Incorporating 'Stones of Bath' into this settee is inspired the Pipers use of one of the five designs commissioned for their centenary, ‘The Glyders’, as loose covers for the chairs at their home Fawley Bottom which John Betjeman called ‘Fawley Bum’.
'Stones of Bath' is one of five John Piper (1903-1992) designs commissioned by Arthur Sanderson & Sons in 1959 for their 1960 centenary celebrations. In 1962 Sanderson's screen printed ‘Stones of Bath’ on their Sanderlin fabric, a satinised linen which gave the design a shimmering, restless texture.
This was ideally suited to the play of light depicted on the stone in the architectural repeat of buildings in the city of Bath.
A piece of this fabric which is in the collection of the V&A was exhibited at the John Piper retrospective held at the Tate Gallery, London, 1983. Reference: 'Artists’ Textiles in Britain 1945-1970', Cat. No. 74.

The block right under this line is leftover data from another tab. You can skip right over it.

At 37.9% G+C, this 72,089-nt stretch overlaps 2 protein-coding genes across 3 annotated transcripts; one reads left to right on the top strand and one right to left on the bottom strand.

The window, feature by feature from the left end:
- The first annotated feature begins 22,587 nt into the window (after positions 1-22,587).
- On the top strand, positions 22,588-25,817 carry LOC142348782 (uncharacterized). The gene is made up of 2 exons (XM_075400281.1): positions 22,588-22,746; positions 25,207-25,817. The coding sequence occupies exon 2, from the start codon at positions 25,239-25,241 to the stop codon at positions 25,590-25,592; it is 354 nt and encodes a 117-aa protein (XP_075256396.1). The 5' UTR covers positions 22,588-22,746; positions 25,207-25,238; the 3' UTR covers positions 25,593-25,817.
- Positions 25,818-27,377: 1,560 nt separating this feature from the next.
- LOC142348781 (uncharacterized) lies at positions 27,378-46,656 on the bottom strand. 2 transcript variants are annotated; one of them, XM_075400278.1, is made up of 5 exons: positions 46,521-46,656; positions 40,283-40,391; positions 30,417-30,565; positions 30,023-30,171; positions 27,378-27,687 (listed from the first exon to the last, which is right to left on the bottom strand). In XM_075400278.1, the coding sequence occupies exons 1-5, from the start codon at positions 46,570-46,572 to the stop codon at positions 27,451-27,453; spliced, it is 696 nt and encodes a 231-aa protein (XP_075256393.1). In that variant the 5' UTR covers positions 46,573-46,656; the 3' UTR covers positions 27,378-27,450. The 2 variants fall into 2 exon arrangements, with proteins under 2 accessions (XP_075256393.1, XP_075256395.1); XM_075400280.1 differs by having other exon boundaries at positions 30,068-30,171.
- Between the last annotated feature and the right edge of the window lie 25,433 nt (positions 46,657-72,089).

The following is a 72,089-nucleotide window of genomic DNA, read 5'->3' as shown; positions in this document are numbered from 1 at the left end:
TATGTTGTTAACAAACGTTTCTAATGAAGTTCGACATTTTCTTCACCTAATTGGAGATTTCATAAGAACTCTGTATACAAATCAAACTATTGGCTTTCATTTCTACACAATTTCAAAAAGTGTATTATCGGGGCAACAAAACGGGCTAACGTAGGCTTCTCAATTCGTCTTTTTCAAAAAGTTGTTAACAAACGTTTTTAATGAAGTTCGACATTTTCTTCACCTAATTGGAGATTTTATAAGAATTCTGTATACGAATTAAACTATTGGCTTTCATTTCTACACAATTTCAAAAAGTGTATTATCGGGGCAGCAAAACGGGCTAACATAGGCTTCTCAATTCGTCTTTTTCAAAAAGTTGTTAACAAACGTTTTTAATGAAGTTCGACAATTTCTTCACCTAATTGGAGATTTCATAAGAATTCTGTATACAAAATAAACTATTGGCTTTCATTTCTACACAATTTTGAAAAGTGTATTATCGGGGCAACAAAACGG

From the late 1950's to the early 60's there was interest in painterly textiles that demonstrated the unique potential of screen printing, with its ability to capture the quality of brush-stroked colour.
"The monumental grandeur of many artists' textiles in the early 1960's was necessary if they were to work in the large scale architectural interiors of the era which witnesed a rapid growth in new public buildings, all which required furnishing with suitably prestigious fabrics".
Artists' Textiles in Britain 1945-1970 by Geoffrey Rayner, Richard Chamberlain & Annamarie Stapleton. Piper's Places John Piper in England & Wales by Richard Ingrams & John Piper. Rufey, Celia & Schoeser, Mary English and American Textiles from 1790 to the present p 220